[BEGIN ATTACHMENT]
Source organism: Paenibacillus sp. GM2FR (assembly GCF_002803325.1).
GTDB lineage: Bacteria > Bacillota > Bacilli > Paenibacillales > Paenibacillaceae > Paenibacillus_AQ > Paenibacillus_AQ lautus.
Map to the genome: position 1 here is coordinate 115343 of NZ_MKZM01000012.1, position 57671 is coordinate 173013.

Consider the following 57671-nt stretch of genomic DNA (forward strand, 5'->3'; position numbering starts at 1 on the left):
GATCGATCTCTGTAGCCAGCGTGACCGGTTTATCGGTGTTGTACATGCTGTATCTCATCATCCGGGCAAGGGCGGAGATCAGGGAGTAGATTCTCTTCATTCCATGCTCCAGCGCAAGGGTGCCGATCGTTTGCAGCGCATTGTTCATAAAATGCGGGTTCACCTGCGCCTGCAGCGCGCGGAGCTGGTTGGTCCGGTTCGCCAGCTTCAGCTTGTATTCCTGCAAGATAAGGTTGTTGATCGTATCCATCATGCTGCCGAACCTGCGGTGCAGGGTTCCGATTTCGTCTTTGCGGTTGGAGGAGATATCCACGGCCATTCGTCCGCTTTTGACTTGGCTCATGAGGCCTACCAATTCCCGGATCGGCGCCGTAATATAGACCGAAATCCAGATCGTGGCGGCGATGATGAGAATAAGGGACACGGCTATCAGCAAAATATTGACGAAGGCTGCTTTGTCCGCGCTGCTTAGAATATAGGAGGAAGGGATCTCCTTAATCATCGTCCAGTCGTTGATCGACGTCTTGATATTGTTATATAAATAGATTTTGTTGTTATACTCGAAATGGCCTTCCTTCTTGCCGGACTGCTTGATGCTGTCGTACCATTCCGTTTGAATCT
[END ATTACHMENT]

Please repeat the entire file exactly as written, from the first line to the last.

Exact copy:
Source organism: Paenibacillus sp. GM2FR (assembly GCF_002803325.1).
GTDB lineage: Bacteria > Bacillota > Bacilli > Paenibacillales > Paenibacillaceae > Paenibacillus_AQ > Paenibacillus_AQ lautus.
Map to the genome: position 1 here is coordinate 115343 of NZ_MKZM01000012.1, position 57671 is coordinate 173013.

Consider the following 57671-nt stretch of genomic DNA (forward strand, 5'->3'; position numbering starts at 1 on the left):
GATCGATCTCTGTAGCCAGCGTGACCGGTTTATCGGTGTTGTACATGCTGTATCTCATCATCCGGGCAAGGGCGGAGATCAGGGAGTAGATTCTCTTCATTCCATGCTCCAGCGCAAGGGTGCCGATCGTTTGCAGCGCATTGTTCATAAAATGCGGGTTCACCTGCGCCTGCAGCGCGCGGAGCTGGTTGGTCCGGTTCGCCAGCTTCAGCTTGTATTCCTGCAAGATAAGGTTGTTGATCGTATCCATCATGCTGCCGAACCTGCGGTGCAGGGTTCCGATTTCGTCTTTGCGGTTGGAGGAGATATCCACGGCCATTCGTCCGCTTTTGACTTGGCTCATGAGGCCTACCAATTCCCGGATCGGCGCCGTAATATAGACCGAAATCCAGATCGTGGCGGCGATGATGAGAATAAGGGACACGGCTATCAGCAAAATATTGACGAAGGCTGCTTTGTCCGCGCTGCTTAGAATATAGGAGGAAGGGATCTCCTTAATCATCGTCCAGTCGTTGATCGACGTCTTGATATTGTTATATAAATAGATTTTGTTGTTATACTCGAAATGGCCTTCCTTCTTGCCGGACTGCTTGATGCTGTCGTACCATTCCGTTTGAATCT